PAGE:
Do you think it's a passenger's right to recline his or her airplane seat or is doing so disrespectful to the person behind him or her?
by Lisa Fogarty
Bet you never imagined the words "knee defender" would become a part of our collective lexicon. But thanks to one passenger who recently placed an actual device on the back of the airline seat in front of him just so he could prevent the woman in front of him from reclining her seat, we have all been forced to live in a world that's slightly more idiotic than it was a week ago.
While I would never defend throwing your drink at someone -- as the female passenger reportedly did to get back at the man seated behind her -- anyone who thinks he or she has the right to tell another passenger what to do with a seat she paid to rent for a few hours has clearly forgotten that he is not John Travolta, nor does he own a share of the airline.
More from The Stir: Airline Had Every Right to Kick Overweight Passenger Off Flight
By now you've probably heard about the incident that took place on a United Airlines flight from New Jersey to Denver. Let me provide a brief summary: A 48-year-old man thought it was perfectly acceptable to use a $22 gadget to make the 48-year-old woman in front of him miserable -- just so he could continue to use his laptop. She, in turn, ripped a plotline straight out of Dynasty and splashed her cup of water in his face. The plane had to make an emergency landing in Chicago to boot the crazies off and reached its final destination an hour and 38 minutes late.
Proof that the world has gone mad.
I'm 5-foot-7 -- hardly a giant -- and I have trouble getting comfortable in teeny plane seats. My husband, who is 6-foot-3, pays an additional $50 to $80 every time he flies for work just so he can sit in the seats that offer extra legroom. I understand how annoying it is to sit behind someone who has his or her seat reclined all the way for the entire flight.
But lots of things are annoying and you just shut up about them because you simply don't have the right to change them.
Example #1: You pay to eat at a restaurant. You're vegan. The paying customer next to you has ordered the most offensive slab of cow brains. You do and say nothing because you're both paying to be in the same place at the same moment in time. Oh well!
Example #2: You're on a train. The person across the aisle pulls out an egg and onion sandwich and begins chomping away. Or she snaps her gum too loudly. Or laughs like a hyena while talking, loudly, on her cellphone. Consider yourself screwed because you both forked over the cash for tickets, and what she does in her personal space is her decision. I mean, within reason, of course -- she can't light up a cigarette, obviously.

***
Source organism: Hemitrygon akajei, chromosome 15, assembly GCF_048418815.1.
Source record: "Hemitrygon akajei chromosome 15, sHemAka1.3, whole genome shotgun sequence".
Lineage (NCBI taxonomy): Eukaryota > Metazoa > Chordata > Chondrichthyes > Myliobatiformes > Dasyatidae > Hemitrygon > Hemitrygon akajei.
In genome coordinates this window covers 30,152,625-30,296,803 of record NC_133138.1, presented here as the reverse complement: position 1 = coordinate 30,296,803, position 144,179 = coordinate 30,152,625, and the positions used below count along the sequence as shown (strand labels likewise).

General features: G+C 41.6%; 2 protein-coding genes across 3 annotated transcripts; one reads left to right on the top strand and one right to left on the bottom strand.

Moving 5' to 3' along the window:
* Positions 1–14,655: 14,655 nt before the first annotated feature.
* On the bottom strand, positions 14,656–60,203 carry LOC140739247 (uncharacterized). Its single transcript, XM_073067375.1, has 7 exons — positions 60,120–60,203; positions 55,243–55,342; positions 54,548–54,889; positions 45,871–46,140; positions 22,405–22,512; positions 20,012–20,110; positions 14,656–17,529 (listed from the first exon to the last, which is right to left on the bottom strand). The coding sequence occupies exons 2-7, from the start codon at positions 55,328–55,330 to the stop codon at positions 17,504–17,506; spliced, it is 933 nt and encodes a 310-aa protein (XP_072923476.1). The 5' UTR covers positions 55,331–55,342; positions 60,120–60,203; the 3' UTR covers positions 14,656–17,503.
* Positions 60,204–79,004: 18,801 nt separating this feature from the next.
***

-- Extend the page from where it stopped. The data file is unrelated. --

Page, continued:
So back to the airplane issue: same idea. I know there was a time when air travel was a luxury, whether you flew coach or First Class. But times have changed and, unless you're shelling out big bucks to sit in Business or First, you aren't going to get a lot of room, a glass of champagne, or a bathroom you don't have to share with 230 other people.
You make due with what you have. When flying Economy, all you really have is the ability to recline your seat and, if you're lucky, a complimentary soda.
Considering how you're probably still paying thousands of dollars for your not-so-economical Economy seat to Europe, you have every right to lean back in your chair because you bought the rights to it for six hours.
If you want to be nice, go ahead and ask the person behind you if it's okay or at least warn him you're going to do it. But be sure and ask in a tone that makes it perfectly clear that it doesn't matter one bit whether it's okay with him or not.
And then recline your chair. Recline it fast and furious. Recline it all the way. Which is, let's not forget, about five centimeters lower than the upright position.
How utterly hedonistic of you.
Do you think it's a passenger's right to recline his or her
airplane seat or is doing so disrespectful to the person behind him or
Image via Iwan Gabovitch/Flickr